A Look Back at William Gates and His Older Brother Curtis: One of Hoop Dreams’ Unsung Heroes

“If somebody can understand the way William plays, that’ll make me feel better, because they should’ve understood the way that I played!”

A Quick Note to The Stars Of Hoop Dreams

Before starting this essay, I want to make a declaration to William Gates and Arthur Agee. I would love to interview the two of you if either of you read these essays reflecting on Hoop Dreams. I have my own sports YouTube channel entitled, Big Discussion76 Sports. You are both royalty as far as I’m concerned and talking to you would be a dream come true for me personally.

The Two Stars of Hoop Dreams

This piece is another promotional writing for my two-part book project entitled, The Engineers: A Western New York Basketball Story. Long before setting out to write my story, I watched and fell in love with the documentary Hoop Dreams, produced by Steve James, Peter Gilbert and Frederick Marx. Hoop Dreams followed the early basketball dreams of Arthur Agee and William Gates. The two youths grew up in the West Garfield Park and Cabrini-Green neighborhoods in Chicago, Illinois respectively.

The documentary was inspirational for me, and there are similarities between their stories and those which I’m telling in my own project. I must admit, though, that both Arthur and William came much, much closer to the NBA than I ever did. So, in crafting this piece I am in no way saying that I was at their level talent-wise; just that their stories touched me as there were some common themes between us.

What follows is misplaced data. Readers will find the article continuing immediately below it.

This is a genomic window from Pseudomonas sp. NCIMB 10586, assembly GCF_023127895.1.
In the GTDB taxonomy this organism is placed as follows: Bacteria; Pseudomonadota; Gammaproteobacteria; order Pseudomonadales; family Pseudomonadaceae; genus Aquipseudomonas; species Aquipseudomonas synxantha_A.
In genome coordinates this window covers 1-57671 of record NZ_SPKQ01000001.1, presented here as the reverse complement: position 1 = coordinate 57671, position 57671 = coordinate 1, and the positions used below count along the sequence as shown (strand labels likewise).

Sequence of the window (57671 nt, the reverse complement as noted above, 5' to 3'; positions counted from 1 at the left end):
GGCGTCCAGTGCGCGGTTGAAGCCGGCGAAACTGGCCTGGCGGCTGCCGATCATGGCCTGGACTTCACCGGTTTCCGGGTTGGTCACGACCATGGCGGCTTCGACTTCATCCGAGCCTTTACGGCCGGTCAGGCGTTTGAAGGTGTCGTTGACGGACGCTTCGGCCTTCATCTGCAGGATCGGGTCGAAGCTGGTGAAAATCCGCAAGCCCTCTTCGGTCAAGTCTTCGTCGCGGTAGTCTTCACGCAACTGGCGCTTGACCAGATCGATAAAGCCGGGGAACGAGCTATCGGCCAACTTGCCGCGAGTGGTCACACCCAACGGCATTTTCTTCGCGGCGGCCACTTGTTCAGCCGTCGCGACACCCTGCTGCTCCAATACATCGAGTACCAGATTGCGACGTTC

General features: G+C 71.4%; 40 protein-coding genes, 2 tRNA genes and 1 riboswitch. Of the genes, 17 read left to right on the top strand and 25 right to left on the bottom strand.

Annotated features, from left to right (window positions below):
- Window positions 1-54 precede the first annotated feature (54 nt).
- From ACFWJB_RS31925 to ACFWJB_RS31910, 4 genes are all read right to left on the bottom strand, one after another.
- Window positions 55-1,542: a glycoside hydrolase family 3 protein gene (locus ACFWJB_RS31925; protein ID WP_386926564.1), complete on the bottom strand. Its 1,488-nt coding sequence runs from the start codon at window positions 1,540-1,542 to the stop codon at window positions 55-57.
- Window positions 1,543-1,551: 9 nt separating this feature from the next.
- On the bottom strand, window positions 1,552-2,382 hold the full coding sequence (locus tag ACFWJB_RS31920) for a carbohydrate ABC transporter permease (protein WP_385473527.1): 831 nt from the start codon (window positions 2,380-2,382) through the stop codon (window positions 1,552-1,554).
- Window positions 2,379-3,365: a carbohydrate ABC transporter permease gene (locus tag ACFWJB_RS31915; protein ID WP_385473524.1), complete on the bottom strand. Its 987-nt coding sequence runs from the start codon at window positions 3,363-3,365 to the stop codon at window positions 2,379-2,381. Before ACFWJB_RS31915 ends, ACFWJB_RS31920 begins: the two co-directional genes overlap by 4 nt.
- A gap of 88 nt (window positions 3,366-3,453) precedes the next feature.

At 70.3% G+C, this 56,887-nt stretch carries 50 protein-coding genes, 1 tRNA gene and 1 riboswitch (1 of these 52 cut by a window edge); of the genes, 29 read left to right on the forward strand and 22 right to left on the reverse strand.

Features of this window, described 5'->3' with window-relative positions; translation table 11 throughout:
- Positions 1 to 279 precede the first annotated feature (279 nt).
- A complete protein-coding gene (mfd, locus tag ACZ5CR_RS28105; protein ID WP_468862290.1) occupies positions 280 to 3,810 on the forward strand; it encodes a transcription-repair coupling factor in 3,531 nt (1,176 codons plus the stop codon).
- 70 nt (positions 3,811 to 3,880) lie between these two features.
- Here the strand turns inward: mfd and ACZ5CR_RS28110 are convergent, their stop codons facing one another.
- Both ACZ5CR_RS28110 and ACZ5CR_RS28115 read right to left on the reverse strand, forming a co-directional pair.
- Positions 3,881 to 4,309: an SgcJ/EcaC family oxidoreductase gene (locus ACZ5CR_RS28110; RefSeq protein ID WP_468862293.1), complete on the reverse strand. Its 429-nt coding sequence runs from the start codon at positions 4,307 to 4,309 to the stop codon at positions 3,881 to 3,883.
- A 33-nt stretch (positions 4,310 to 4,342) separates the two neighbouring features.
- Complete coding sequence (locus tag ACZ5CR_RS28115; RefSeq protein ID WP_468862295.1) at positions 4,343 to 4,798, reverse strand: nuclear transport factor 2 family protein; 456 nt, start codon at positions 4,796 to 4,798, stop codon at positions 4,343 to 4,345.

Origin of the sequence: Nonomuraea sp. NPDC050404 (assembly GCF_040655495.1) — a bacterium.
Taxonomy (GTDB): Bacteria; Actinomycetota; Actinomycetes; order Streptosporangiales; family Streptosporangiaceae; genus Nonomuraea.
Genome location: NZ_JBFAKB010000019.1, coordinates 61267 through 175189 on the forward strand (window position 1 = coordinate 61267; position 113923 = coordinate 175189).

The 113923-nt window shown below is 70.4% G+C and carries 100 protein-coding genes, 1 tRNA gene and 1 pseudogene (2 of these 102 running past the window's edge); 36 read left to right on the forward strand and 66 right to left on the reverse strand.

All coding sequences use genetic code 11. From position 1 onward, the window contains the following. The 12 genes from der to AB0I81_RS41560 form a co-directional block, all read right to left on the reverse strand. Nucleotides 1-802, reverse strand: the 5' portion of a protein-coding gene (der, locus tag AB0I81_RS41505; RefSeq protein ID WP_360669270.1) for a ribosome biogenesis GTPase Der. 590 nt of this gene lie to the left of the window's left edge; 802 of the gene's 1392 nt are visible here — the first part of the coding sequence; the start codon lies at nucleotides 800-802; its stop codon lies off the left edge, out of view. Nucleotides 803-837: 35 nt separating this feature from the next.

Numerous Subthemes in Hoop Dreams

There were several subthemes to Hoop Dreams. I’m going to write something about Arthur’s journey as well. For now, I’ll just share that a powerful aspect of his story is attributed to how his hoop dream was affected many things. They were his father Bo’s decisions, the socioeconomics of Chicago, and finally our country’s economy at the time. Bo worked at Sarah Lee and at a key juncture of the documentary, he got laid off, which led to Arthur having to leave St. Joseph’s of Westchester High School for Marshall Metro High School.

Had Arthur stayed at St. Joe’s he would likely have teamed up in the back court with the movie’s other star, William Gates, the basis for this essay. What happened to Arthur was a perfect example of what can happen to young people, in that your life circumstances are often out of your hands. Again, this piece focuses on William and his older brother, Curtis. Both their stories were up and down journeys that most athletes can relate to, punctuated in the documentary by the emotional clarinet and saxophone solos at its key junctures.